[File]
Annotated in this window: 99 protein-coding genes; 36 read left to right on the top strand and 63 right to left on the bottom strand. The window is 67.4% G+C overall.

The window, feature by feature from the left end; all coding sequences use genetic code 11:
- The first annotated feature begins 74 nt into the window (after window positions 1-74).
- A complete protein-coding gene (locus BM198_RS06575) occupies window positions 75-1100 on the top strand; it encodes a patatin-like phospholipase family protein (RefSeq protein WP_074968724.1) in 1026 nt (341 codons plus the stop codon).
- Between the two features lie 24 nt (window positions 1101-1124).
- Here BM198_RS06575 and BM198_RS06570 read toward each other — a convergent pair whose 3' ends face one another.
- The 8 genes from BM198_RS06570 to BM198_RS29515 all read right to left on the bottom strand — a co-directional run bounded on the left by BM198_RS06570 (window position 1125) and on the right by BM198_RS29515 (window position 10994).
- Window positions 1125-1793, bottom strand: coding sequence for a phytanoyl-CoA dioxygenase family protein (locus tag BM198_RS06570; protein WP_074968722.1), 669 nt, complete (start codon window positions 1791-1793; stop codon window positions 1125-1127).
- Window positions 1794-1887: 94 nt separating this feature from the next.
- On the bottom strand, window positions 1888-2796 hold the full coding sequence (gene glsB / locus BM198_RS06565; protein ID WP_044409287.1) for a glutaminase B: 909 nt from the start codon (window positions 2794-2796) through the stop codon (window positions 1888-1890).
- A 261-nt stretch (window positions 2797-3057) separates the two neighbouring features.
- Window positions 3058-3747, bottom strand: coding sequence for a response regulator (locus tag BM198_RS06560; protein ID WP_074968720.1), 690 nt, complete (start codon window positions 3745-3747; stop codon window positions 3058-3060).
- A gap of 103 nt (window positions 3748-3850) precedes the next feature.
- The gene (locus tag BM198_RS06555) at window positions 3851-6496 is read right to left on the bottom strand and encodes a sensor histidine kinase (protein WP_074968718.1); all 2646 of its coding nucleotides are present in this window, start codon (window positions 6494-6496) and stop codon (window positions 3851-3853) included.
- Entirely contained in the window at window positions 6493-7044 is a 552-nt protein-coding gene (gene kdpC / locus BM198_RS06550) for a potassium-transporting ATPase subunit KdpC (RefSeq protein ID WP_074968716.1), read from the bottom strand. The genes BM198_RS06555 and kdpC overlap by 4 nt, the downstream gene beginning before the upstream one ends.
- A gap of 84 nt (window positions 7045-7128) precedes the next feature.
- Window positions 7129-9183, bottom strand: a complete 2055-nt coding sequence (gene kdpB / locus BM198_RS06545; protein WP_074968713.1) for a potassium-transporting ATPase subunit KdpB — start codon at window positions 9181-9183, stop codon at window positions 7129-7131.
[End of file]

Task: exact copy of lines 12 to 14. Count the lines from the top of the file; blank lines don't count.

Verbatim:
- Window positions 3058-3747, bottom strand: coding sequence for a response regulator (locus tag BM198_RS06560; protein ID WP_074968720.1), 690 nt, complete (start codon window positions 3745-3747; stop codon window positions 3058-3060).
- A gap of 103 nt (window positions 3748-3850) precedes the next feature.
- The gene (locus tag BM198_RS06555) at window positions 3851-6496 is read right to left on the bottom strand and encodes a sensor histidine kinase (protein WP_074968718.1); all 2646 of its coding nucleotides are present in this window, start codon (window positions 6494-6496) and stop codon (window positions 3851-3853) included.